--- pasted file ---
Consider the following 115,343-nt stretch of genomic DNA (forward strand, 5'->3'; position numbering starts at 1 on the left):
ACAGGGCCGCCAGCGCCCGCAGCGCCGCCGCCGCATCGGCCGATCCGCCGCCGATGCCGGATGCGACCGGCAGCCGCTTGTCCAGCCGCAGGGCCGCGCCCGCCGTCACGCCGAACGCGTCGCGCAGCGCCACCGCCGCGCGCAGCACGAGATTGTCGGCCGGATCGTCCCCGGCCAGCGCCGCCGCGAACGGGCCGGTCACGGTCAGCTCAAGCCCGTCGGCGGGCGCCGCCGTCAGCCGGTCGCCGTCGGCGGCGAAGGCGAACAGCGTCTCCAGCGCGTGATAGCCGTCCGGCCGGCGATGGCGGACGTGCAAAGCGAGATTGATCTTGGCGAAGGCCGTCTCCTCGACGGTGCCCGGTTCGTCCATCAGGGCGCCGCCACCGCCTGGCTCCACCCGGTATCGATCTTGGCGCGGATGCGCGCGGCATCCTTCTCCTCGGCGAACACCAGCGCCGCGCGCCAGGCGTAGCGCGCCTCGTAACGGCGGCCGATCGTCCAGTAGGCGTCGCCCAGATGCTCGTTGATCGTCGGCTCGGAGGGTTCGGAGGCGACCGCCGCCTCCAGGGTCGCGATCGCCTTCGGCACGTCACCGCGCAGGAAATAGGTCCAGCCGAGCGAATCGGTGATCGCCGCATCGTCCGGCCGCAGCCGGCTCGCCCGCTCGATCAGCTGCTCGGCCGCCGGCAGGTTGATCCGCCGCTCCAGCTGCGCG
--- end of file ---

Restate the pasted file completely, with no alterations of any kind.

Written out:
Consider the following 115,343-nt stretch of genomic DNA (forward strand, 5'->3'; position numbering starts at 1 on the left):
ACAGGGCCGCCAGCGCCCGCAGCGCCGCCGCCGCATCGGCCGATCCGCCGCCGATGCCGGATGCGACCGGCAGCCGCTTGTCCAGCCGCAGGGCCGCGCCCGCCGTCACGCCGAACGCGTCGCGCAGCGCCACCGCCGCGCGCAGCACGAGATTGTCGGCCGGATCGTCCCCGGCCAGCGCCGCCGCGAACGGGCCGGTCACGGTCAGCTCAAGCCCGTCGGCGGGCGCCGCCGTCAGCCGGTCGCCGTCGGCGGCGAAGGCGAACAGCGTCTCCAGCGCGTGATAGCCGTCCGGCCGGCGATGGCGGACGTGCAAAGCGAGATTGATCTTGGCGAAGGCCGTCTCCTCGACGGTGCCCGGTTCGTCCATCAGGGCGCCGCCACCGCCTGGCTCCACCCGGTATCGATCTTGGCGCGGATGCGCGCGGCATCCTTCTCCTCGGCGAACACCAGCGCCGCGCGCCAGGCGTAGCGCGCCTCGTAACGGCGGCCGATCGTCCAGTAGGCGTCGCCCAGATGCTCGTTGATCGTCGGCTCGGAGGGTTCGGAGGCGACCGCCGCCTCCAGGGTCGCGATCGCCTTCGGCACGTCACCGCGCAGGAAATAGGTCCAGCCGAGCGAATCGGTGATCGCCGCATCGTCCGGCCGCAGCCGGCTCGCCCGCTCGATCAGCTGCTCGGCCGCCGGCAGGTTGATCCGCCGCTCCAGCTGCGCG